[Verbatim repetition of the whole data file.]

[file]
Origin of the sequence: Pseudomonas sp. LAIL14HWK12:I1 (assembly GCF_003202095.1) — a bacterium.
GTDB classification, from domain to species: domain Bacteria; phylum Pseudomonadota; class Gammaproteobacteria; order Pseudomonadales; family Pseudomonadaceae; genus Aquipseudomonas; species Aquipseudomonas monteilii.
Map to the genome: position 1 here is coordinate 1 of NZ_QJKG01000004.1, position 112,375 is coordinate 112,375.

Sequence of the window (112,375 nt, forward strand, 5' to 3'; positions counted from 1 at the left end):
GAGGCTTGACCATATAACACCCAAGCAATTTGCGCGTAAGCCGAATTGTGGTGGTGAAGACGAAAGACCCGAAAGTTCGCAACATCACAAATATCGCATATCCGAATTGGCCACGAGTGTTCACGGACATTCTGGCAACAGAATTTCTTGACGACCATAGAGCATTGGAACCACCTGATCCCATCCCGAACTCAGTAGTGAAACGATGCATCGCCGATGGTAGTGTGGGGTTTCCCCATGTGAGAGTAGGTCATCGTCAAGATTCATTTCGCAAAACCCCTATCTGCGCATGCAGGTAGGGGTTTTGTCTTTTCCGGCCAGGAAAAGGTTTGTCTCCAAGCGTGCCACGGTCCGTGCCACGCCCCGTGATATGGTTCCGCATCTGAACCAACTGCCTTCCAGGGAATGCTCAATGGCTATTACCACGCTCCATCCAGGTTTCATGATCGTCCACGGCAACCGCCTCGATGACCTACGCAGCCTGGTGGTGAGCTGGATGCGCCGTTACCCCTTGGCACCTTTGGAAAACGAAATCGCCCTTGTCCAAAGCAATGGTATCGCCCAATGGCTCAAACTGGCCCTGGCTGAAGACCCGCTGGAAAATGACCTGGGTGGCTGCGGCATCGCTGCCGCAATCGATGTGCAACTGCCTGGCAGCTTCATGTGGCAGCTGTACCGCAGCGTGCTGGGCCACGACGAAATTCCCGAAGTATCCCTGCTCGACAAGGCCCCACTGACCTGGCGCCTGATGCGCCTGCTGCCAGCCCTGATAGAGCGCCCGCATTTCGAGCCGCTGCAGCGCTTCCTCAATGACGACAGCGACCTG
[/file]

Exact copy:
Origin of the sequence: Pseudomonas sp. LAIL14HWK12:I1 (assembly GCF_003202095.1) — a bacterium.
GTDB classification, from domain to species: domain Bacteria; phylum Pseudomonadota; class Gammaproteobacteria; order Pseudomonadales; family Pseudomonadaceae; genus Aquipseudomonas; species Aquipseudomonas monteilii.
Map to the genome: position 1 here is coordinate 1 of NZ_QJKG01000004.1, position 112,375 is coordinate 112,375.

Sequence of the window (112,375 nt, forward strand, 5' to 3'; positions counted from 1 at the left end):
GAGGCTTGACCATATAACACCCAAGCAATTTGCGCGTAAGCCGAATTGTGGTGGTGAAGACGAAAGACCCGAAAGTTCGCAACATCACAAATATCGCATATCCGAATTGGCCACGAGTGTTCACGGACATTCTGGCAACAGAATTTCTTGACGACCATAGAGCATTGGAACCACCTGATCCCATCCCGAACTCAGTAGTGAAACGATGCATCGCCGATGGTAGTGTGGGGTTTCCCCATGTGAGAGTAGGTCATCGTCAAGATTCATTTCGCAAAACCCCTATCTGCGCATGCAGGTAGGGGTTTTGTCTTTTCCGGCCAGGAAAAGGTTTGTCTCCAAGCGTGCCACGGTCCGTGCCACGCCCCGTGATATGGTTCCGCATCTGAACCAACTGCCTTCCAGGGAATGCTCAATGGCTATTACCACGCTCCATCCAGGTTTCATGATCGTCCACGGCAACCGCCTCGATGACCTACGCAGCCTGGTGGTGAGCTGGATGCGCCGTTACCCCTTGGCACCTTTGGAAAACGAAATCGCCCTTGTCCAAAGCAATGGTATCGCCCAATGGCTCAAACTGGCCCTGGCTGAAGACCCGCTGGAAAATGACCTGGGTGGCTGCGGCATCGCTGCCGCAATCGATGTGCAACTGCCTGGCAGCTTCATGTGGCAGCTGTACCGCAGCGTGCTGGGCCACGACGAAATTCCCGAAGTATCCCTGCTCGACAAGGCCCCACTGACCTGGCGCCTGATGCGCCTGCTGCCAGCCCTGATAGAGCGCCCGCATTTCGAGCCGCTGCAGCGCTTCCTCAATGACGACAGCGACCTG